In an earlier post we covered a U.S. Supreme Court case in which the Court for the first time used language in its opinion suggesting that “overcriminalization” is becoming a potential problem for the criminal justice system. That post dealt with the prospect of prosecutors becoming possibly overzealous in their attempts to enforce the law, so that activities that might not otherwise be criminal in nature become so by creative interpretation of existing statutes.
Recently, during a visit to Oklahoma in which he became the first president to ever visit a federal penitentiary, President Obama added his own thoughts to the idea that the U.S. criminal justice system is putting too many people into the penal system generally, and especially too many men from black and Hispanic populations.
The president went so far as to refer to the criminal justice system as “broken” in its reliance on putting people behind bars for long periods. Part of the possible remedy for a system that currently relies so heavily on incarceration would be for some specific steps to be taken, including:
- More emphasis to be placed on attempts to prevent crime instead of punishing it, focusing on education efforts.
- Sentencing reform to reduce the use of or to eliminate mandatory minimum sentences, which tends to increase the size of both federal and state prison inmate populations (for example, the number of people imprisoned in the Oklahoma state criminal justice system increased by more than six percent in just one year from 2013 to 2014).
- Replacing mandatory minimum sentences with alternatives, including treatment or other non-prison correctional efforts for those convicted of violating drug laws.
- Improvements in prison conditions, most notably to reduce overcrowding and to decrease the use of solitary confinement.
- Making it easier for released convicts to re-integrate into society, such as by eliminating employer inquiries into criminal conviction records and changing state laws that prohibit certain criminals from voting. Oklahoma, for example, is home to more than 50,000 convicted felons who are ineligible to vote, approximately half of whom are no longer imprisoned; perhaps ironically, however, at the same time that some politicians are talking about loosening the prohibition against felons voting in this state, a newly enacted voter identification law that will be tied in with the state driver’s license database may have the opposite effect.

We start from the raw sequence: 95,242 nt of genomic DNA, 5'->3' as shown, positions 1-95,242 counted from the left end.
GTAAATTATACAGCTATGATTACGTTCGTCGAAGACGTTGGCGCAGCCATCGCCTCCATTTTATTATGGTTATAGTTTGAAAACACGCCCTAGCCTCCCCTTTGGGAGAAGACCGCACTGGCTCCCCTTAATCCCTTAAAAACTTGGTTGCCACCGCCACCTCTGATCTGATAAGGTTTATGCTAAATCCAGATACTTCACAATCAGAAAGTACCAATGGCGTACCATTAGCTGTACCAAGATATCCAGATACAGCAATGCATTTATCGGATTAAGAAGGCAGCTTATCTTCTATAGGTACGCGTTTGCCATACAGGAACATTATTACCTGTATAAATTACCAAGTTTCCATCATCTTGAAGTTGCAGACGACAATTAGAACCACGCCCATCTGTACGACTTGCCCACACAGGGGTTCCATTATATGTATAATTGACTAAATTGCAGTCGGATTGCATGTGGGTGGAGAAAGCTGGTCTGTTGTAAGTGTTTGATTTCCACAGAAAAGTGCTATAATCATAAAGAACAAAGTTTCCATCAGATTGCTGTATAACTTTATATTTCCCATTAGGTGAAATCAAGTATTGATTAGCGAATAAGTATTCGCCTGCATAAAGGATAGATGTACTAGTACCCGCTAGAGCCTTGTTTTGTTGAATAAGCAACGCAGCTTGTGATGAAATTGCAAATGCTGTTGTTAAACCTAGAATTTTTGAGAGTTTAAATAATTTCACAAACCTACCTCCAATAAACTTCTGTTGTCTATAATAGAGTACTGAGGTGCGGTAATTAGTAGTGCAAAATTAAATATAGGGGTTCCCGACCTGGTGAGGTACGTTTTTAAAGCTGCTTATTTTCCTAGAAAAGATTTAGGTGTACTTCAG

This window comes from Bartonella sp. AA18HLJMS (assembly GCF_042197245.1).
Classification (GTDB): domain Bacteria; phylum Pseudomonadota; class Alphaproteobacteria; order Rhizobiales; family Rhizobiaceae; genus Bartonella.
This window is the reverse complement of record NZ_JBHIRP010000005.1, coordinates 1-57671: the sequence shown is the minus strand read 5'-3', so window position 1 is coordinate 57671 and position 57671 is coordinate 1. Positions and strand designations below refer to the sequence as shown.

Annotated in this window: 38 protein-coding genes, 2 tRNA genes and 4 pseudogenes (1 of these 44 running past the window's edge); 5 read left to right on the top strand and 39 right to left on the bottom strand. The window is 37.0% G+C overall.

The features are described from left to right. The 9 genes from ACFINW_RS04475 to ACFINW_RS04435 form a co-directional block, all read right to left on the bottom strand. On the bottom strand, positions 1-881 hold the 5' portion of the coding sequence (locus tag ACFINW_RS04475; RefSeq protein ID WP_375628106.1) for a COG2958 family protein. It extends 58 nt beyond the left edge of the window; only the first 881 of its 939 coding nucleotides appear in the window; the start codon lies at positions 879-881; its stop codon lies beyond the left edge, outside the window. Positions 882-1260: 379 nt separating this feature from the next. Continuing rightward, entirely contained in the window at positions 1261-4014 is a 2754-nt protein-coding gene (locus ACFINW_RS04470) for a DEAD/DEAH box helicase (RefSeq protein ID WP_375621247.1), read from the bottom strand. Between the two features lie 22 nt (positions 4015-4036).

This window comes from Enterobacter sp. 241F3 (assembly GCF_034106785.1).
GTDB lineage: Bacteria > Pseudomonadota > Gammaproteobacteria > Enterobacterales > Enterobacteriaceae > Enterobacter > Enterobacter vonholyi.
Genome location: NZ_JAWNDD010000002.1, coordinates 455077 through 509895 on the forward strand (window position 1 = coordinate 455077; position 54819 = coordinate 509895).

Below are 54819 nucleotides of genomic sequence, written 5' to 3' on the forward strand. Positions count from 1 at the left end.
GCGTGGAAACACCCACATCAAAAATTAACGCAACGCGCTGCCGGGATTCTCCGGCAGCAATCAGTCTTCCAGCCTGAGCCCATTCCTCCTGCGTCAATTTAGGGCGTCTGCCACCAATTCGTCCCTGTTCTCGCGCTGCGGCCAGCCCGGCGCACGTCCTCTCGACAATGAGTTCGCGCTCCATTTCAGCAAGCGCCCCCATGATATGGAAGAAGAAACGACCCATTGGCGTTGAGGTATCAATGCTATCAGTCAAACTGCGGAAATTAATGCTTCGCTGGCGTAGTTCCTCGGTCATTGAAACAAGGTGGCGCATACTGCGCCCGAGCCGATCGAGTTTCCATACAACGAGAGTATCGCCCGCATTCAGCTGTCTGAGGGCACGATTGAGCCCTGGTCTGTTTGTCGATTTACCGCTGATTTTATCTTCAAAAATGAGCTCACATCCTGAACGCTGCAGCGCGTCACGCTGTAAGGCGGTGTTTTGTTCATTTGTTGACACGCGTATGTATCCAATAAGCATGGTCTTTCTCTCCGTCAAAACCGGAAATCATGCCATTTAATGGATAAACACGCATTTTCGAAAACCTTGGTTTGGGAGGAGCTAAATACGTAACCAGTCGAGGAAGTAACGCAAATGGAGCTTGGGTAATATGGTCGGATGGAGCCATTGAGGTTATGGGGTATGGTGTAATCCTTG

Whether any of these ideas will become law must remain to be seen, although it may be an encouraging sign that in the current time when political differences can seem to take priority over the national interest and in which the president’s “lame duck” status pending the upcoming presidential election next year competes with his increasing willingness to bypass Congress through the use of executive orders, members of both parties at both the national level and in Oklahoma have expressed interest in undertaking at least some reforms to the criminal justice system.
Until meaningful reforms take place, the criminal justice system at the national and Oklahoma state levels will continue to need to soldier on under existing rules, policies and procedures, which means that staying out of prison will continue to be a function of how effectively those accused of crimes can work together with their defense counsel to avoid that outcome at trial.